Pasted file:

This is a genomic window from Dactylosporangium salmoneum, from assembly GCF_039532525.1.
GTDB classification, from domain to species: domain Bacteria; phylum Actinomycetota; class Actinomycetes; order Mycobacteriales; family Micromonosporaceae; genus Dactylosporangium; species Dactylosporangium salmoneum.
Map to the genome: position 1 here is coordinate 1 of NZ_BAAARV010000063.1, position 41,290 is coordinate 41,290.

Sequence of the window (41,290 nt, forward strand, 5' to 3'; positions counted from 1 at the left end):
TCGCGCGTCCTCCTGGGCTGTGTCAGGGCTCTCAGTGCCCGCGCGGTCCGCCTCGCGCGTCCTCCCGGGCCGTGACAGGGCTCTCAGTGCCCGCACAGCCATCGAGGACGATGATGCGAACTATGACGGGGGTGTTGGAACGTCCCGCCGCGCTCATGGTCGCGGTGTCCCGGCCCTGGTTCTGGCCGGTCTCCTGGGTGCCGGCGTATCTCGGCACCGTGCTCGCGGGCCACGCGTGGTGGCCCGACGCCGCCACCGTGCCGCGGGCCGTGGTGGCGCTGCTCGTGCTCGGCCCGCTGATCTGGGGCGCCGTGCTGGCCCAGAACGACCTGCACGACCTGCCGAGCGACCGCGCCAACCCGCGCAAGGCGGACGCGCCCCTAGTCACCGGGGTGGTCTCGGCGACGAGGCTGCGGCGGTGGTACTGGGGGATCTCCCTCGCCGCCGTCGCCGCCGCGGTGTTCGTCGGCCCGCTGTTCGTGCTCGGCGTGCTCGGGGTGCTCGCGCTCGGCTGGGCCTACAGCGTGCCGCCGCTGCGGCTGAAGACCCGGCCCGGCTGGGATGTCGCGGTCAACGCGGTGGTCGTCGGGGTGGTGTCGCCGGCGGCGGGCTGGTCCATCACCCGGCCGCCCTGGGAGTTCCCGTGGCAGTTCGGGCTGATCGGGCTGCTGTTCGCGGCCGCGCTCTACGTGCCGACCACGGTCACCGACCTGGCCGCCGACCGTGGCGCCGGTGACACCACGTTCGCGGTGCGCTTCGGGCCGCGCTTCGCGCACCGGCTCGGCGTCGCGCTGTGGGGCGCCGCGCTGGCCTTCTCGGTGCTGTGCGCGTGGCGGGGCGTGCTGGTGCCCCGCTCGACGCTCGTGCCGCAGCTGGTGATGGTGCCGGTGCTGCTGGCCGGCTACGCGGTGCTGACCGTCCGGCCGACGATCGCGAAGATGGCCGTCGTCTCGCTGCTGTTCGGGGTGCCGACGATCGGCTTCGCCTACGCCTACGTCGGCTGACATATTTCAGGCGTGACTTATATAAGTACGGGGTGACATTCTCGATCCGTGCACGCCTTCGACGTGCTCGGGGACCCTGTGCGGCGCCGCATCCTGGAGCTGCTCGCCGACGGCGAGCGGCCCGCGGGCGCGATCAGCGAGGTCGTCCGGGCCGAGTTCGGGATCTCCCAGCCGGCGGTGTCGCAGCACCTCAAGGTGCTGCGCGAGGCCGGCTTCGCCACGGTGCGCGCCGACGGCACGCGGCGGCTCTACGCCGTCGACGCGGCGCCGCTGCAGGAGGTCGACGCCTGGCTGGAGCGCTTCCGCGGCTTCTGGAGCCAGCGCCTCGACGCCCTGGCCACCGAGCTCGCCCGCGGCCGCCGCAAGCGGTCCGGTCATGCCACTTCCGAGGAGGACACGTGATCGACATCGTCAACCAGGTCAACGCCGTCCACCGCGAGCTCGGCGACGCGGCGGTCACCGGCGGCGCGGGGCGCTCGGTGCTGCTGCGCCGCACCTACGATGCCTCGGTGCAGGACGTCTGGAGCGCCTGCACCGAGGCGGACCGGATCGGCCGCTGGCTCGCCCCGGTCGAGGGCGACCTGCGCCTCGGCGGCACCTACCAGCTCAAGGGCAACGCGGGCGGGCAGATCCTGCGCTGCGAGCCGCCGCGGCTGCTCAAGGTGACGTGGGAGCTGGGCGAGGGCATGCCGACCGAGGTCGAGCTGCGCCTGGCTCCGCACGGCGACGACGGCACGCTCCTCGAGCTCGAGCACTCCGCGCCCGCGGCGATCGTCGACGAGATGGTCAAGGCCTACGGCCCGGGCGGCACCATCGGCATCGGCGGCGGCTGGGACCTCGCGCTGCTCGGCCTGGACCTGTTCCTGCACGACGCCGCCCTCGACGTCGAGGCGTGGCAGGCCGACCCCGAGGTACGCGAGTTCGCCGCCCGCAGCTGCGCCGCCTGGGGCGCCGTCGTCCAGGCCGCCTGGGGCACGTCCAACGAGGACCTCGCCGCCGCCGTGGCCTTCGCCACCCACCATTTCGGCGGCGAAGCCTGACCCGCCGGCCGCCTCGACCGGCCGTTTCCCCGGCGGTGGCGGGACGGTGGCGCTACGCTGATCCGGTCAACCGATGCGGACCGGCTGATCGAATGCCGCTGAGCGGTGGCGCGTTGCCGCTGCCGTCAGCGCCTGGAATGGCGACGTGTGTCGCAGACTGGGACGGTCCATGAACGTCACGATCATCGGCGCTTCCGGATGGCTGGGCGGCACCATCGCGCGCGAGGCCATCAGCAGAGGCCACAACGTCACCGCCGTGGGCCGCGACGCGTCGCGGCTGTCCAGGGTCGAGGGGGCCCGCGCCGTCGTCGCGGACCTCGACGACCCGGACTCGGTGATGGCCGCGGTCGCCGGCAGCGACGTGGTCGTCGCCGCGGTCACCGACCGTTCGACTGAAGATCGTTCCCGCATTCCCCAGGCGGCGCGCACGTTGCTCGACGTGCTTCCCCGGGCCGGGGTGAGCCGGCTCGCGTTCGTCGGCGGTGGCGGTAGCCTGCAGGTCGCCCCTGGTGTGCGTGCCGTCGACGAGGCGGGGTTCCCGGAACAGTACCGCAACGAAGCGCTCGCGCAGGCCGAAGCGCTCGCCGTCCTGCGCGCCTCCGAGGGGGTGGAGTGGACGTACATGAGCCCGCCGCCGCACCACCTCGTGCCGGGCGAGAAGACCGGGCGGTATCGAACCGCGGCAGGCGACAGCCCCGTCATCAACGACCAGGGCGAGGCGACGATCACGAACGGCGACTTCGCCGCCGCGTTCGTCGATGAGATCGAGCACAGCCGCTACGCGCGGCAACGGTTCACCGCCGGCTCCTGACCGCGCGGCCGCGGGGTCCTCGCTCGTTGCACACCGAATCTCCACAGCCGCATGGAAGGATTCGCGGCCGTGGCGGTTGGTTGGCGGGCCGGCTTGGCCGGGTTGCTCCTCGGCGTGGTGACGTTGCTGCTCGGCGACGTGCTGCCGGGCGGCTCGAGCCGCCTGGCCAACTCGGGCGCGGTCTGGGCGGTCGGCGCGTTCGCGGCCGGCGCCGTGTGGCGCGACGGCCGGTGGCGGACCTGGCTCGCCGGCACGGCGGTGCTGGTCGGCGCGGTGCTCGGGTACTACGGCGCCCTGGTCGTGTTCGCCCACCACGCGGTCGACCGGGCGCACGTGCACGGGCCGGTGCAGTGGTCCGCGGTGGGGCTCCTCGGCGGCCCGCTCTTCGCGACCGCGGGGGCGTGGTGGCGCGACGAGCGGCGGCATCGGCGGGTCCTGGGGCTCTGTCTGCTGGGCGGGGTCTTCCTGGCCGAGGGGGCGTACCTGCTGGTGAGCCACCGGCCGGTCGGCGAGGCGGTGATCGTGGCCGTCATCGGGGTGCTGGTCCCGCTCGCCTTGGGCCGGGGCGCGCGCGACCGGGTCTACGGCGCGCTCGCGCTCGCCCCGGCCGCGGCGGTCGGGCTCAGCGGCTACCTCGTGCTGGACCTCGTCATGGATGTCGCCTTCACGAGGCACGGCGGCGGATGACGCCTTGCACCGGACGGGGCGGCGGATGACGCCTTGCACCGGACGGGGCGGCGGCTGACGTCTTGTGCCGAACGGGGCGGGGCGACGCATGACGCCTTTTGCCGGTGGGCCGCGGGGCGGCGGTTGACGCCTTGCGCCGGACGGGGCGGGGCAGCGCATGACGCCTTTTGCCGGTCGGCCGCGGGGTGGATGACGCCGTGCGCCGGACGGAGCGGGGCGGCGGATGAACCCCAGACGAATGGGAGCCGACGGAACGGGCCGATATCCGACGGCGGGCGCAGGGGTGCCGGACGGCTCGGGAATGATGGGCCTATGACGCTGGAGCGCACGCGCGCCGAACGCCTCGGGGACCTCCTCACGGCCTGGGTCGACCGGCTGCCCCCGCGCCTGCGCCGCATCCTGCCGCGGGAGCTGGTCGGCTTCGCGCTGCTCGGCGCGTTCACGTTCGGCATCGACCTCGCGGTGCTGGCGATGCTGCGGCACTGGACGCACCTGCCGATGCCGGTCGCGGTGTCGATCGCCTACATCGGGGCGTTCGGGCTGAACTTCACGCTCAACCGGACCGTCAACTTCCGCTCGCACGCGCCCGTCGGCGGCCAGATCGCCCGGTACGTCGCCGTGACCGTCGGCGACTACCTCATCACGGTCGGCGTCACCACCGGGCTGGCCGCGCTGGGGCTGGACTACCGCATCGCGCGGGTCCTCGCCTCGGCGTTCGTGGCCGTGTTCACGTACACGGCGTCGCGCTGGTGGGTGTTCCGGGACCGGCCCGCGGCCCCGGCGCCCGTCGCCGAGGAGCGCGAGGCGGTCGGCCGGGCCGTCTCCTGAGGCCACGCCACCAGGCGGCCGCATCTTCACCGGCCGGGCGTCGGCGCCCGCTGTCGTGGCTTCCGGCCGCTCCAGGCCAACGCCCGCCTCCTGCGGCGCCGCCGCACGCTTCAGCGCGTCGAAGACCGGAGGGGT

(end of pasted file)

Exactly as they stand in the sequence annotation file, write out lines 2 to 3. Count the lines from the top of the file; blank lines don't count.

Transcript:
GTDB classification, from domain to species: domain Bacteria; phylum Actinomycetota; class Actinomycetes; order Mycobacteriales; family Micromonosporaceae; genus Dactylosporangium; species Dactylosporangium salmoneum.
Map to the genome: position 1 here is coordinate 1 of NZ_BAAARV010000063.1, position 41,290 is coordinate 41,290.